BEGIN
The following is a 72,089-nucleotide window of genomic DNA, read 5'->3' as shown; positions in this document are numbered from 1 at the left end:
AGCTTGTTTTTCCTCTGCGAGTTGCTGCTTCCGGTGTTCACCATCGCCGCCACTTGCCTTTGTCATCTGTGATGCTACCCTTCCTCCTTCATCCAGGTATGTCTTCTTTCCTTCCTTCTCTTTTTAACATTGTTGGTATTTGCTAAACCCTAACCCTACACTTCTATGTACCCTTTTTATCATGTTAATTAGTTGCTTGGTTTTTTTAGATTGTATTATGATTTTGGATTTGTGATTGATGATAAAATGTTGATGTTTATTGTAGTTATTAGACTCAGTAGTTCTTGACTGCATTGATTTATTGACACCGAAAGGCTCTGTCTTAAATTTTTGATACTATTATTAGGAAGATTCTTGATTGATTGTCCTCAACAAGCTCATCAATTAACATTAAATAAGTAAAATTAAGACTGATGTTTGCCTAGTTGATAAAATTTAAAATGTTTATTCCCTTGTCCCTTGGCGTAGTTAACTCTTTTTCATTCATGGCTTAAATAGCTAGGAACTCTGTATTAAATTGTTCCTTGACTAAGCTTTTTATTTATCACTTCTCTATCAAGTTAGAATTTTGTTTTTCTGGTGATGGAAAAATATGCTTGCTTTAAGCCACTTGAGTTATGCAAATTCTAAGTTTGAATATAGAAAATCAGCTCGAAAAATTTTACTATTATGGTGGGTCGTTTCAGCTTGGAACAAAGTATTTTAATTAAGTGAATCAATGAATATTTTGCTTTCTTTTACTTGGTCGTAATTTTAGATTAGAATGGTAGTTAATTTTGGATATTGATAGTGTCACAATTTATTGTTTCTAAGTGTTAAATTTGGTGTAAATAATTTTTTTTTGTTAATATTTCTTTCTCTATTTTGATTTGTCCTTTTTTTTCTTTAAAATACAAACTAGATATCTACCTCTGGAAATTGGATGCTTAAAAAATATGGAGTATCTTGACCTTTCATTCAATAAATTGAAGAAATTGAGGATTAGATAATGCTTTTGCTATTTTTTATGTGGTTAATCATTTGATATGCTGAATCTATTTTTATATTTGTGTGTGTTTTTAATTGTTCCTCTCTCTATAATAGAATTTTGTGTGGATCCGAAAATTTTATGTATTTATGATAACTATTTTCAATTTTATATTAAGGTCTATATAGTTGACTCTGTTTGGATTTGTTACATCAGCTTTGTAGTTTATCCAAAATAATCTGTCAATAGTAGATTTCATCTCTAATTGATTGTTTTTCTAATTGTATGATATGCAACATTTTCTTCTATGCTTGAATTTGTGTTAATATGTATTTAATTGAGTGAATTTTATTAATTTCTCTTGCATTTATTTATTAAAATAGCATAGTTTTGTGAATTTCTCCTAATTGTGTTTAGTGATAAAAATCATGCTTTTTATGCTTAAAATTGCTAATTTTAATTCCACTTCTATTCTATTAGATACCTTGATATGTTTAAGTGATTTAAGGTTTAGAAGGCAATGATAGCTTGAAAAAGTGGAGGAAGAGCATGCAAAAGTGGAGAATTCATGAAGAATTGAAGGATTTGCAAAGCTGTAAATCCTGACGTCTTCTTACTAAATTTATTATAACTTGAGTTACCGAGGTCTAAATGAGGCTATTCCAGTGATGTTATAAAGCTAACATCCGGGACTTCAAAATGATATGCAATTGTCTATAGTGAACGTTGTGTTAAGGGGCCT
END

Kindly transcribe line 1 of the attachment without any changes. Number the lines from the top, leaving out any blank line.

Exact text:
The following is a 72,089-nucleotide window of genomic DNA, read 5'->3' as shown; positions in this document are numbered from 1 at the left end: